Fantastic visuals, a great soundtrack and yet another awesome performance from Tom Cruise sadly aren’t enough to elevate Oblivion’s disappointing storyline.
2013 seems to be a pioneer year for the revival of original sci-fi. Sure, we have seen instant sci-fi classics in recent years such as District 9, Inception and Looper, but in those respective years we didn’t see many attempts at creating unique science fiction films. This year is different though, for there are at least three or four original science fiction films coming out in 2013 that I can think of on the top of my head. The one I was most excited to see is Oblivion, the next project from Joseph Kosinski – the director of Tron: Legacy. Having enjoyed that film, I was eager to see how his great visual sense could be applied to something new and exciting. In the end, is Oblivion any sign of a sci-fi revolution?
The year is 2077, and it has been sixty years since a war broke out between humanity and an alien race known as the Scavengers. Humans ultimately won the war, but at a great cost. During the war, the Moon was destroyed – resulting in tectonic upheaval – and nuclear weapons were used as a last resort, so the Earth is left virtually incapable of sustaining life. In the aftermath, the survivors are either living on one of Saturn’s moons, Titan, or working as part of a massive operation to extract the remaining resources from Earth. Technician #49 Jack Harper (Tom Cruise) and his communication officer/lover Victoria (Andrea Riseborough) are such workers responsible over drones protecting the resource extractors. Within weeks, their mission will be complete and they will be discharged to join the rest of the survivors. However, one fateful day Jack witnesses a crash landing of a spaceship named The Odyssey which is carrying human survivors. A nearby drone begins to fire upon them, and it only ceases after Jack intervenes. After Jack rescues a female astronaut named Julia Rusakova (Olga Kurylenko), he begins to unfold a sinister plot involving the truth behind the war and what needs to be done in order to finish the job.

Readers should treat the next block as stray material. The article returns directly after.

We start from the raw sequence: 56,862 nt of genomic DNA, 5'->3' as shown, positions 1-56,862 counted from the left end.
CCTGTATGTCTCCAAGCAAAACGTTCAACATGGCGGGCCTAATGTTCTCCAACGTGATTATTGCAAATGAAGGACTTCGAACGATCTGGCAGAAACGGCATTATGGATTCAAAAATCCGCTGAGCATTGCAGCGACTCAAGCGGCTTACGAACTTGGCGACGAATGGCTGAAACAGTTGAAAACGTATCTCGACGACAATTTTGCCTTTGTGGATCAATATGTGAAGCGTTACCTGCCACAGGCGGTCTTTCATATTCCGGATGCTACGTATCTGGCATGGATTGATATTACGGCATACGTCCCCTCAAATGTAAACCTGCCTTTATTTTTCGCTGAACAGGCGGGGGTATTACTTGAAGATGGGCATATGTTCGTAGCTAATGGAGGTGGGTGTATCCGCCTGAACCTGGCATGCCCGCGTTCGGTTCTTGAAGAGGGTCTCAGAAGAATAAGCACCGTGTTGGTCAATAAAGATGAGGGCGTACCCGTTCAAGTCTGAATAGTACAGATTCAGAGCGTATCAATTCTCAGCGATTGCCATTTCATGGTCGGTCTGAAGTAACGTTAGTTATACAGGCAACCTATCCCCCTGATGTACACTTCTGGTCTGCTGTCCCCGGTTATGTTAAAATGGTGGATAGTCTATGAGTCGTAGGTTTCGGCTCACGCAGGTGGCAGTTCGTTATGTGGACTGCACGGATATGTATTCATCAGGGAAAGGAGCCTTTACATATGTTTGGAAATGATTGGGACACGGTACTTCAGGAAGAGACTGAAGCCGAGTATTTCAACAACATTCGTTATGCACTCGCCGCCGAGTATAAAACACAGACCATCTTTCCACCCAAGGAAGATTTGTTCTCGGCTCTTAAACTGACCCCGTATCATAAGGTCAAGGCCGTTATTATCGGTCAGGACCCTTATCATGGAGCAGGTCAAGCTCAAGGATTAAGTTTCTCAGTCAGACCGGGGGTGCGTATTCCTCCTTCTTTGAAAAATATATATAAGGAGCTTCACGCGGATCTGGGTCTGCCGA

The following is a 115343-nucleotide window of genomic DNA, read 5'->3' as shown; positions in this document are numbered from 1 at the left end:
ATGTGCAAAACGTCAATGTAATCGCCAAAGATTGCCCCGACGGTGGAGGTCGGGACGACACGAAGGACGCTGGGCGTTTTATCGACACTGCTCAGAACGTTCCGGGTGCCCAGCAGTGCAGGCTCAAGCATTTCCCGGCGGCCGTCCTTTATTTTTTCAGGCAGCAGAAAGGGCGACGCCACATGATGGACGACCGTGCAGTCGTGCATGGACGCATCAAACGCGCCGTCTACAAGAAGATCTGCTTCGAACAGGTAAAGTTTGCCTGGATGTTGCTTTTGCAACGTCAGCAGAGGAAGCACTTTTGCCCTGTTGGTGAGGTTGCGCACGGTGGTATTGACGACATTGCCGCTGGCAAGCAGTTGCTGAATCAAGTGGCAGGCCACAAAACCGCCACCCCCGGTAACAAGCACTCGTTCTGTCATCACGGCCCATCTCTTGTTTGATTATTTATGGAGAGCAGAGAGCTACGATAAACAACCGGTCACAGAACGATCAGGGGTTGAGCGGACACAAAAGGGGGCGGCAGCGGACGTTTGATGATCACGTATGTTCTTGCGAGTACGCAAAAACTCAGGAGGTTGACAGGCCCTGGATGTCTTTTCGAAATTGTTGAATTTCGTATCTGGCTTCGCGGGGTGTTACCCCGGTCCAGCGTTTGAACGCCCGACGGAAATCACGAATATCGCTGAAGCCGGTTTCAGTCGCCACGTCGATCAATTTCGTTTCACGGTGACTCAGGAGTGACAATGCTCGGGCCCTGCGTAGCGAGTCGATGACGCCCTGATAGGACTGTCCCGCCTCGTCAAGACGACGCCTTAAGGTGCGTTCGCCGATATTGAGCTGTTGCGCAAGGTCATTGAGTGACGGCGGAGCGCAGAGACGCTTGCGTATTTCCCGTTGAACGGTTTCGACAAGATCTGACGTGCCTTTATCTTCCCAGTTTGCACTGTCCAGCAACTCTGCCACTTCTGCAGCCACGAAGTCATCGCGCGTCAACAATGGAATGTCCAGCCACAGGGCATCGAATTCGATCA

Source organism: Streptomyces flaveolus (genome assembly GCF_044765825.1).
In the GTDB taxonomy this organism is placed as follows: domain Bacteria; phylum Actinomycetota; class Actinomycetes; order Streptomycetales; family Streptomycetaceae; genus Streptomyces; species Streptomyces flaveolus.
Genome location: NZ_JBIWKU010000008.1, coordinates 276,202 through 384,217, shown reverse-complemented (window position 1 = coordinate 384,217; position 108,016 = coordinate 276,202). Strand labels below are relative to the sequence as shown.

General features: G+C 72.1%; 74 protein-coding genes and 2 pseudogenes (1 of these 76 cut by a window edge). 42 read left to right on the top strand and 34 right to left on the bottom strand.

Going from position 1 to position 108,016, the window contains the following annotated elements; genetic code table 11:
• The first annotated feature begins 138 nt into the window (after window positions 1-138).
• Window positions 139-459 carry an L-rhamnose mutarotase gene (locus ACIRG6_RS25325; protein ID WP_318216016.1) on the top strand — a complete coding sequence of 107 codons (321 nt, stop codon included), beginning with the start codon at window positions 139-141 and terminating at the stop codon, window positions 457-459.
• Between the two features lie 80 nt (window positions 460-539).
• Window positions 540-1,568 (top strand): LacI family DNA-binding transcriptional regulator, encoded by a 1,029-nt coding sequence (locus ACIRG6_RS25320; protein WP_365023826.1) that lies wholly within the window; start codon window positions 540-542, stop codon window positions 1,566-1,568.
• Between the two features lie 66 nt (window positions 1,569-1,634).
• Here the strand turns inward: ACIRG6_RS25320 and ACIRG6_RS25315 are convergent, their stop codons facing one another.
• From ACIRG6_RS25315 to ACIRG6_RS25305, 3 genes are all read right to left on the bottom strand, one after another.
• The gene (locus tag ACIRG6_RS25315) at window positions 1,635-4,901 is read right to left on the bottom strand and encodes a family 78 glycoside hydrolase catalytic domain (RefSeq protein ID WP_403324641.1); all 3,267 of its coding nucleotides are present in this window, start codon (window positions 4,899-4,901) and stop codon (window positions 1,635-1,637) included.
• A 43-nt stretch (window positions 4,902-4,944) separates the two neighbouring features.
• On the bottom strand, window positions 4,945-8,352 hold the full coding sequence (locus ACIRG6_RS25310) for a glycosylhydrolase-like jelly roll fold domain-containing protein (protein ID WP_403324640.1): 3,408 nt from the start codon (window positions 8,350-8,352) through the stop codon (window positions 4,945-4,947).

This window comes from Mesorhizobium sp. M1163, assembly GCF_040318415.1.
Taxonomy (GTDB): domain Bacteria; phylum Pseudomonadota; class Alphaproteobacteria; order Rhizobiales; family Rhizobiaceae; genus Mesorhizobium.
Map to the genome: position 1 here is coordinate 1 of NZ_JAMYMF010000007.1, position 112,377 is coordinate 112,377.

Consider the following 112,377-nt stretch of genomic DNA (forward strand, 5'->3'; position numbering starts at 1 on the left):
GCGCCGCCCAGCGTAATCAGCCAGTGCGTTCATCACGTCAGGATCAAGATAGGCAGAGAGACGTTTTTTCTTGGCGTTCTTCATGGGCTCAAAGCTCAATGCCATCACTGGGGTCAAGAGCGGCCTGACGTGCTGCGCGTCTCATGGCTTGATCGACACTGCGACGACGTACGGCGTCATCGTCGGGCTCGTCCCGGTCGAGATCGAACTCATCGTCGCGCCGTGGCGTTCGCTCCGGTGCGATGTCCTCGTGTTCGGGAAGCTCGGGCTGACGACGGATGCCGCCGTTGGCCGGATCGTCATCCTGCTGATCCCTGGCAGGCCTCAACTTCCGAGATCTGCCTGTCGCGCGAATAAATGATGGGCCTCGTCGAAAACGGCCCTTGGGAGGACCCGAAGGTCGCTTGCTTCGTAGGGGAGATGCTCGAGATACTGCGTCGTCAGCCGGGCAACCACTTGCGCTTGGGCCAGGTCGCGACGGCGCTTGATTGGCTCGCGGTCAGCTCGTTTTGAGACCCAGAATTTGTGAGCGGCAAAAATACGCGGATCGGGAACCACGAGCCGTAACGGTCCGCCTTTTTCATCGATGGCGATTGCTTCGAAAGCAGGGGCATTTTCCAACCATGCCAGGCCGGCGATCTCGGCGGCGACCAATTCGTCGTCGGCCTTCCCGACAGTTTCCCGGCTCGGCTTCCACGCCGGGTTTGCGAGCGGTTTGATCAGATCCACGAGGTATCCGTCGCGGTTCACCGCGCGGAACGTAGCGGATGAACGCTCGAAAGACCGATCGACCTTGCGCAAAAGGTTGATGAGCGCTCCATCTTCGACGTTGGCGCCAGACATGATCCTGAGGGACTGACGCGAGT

There are definitely signs here of what could have been a great movie. However, I am very sad to report that Oblivion is ultimately a disappointment. The issue isn’t the dialogue, for Academy Award-winning screenwriters Michael Arndt (Little Miss Sunshine) and William Monahan (The Departed) penned some decent lines in the script. The problems are rooted in Joseph Kosinski’s storyline, which he adapted from his eponymous, unpublished graphic novel. I will not deny that the first 30-45 minutes of Oblivion intrigued me, because the film did indeed have me interested – partially due to the fact that there was much mystery surrounding the plot. However, once the story took many of its inevitable twists and turns, it began to lose me. What Oblivion eventually devolved into was an uninteresting, absurdly derivative, and for the lack of a better term, weird, sci-fi experiment. Honestly, it’s insane how Oblivion borrows from nearly every single popular sci-fi film out there – 2001: A Space Odyssey, The Matrix, and WALL-E to name a few. I can normally forgive this, but what’s upsetting about Oblivion is that it hardly manages to put these elements to good use. That’s beside the point, though, for the story also has major issues with its characters. Aside from Jack Harper, every character in Oblivion is unremarkable – none of them have layers to their personalities, so not only are they useless towards connecting the audience to some theme, it’s difficult to truly latch onto them and care when they become stuck in horrible situations. The last key issue with the script is that it tries too hard. I suppose that Oblivion could have been better if the story was simpler and more mysterious, but what we get here is a film with convoluted plot threads, along with odd thematic choices that are off-putting and nonsensical as opposed to thought-provoking. Oh, and did I mention that the ending is awkward? In short, the story of Oblivion may keep you entertained, but for me, I felt confused, disappointed and unsure of what I was supposed to have learned from what I saw.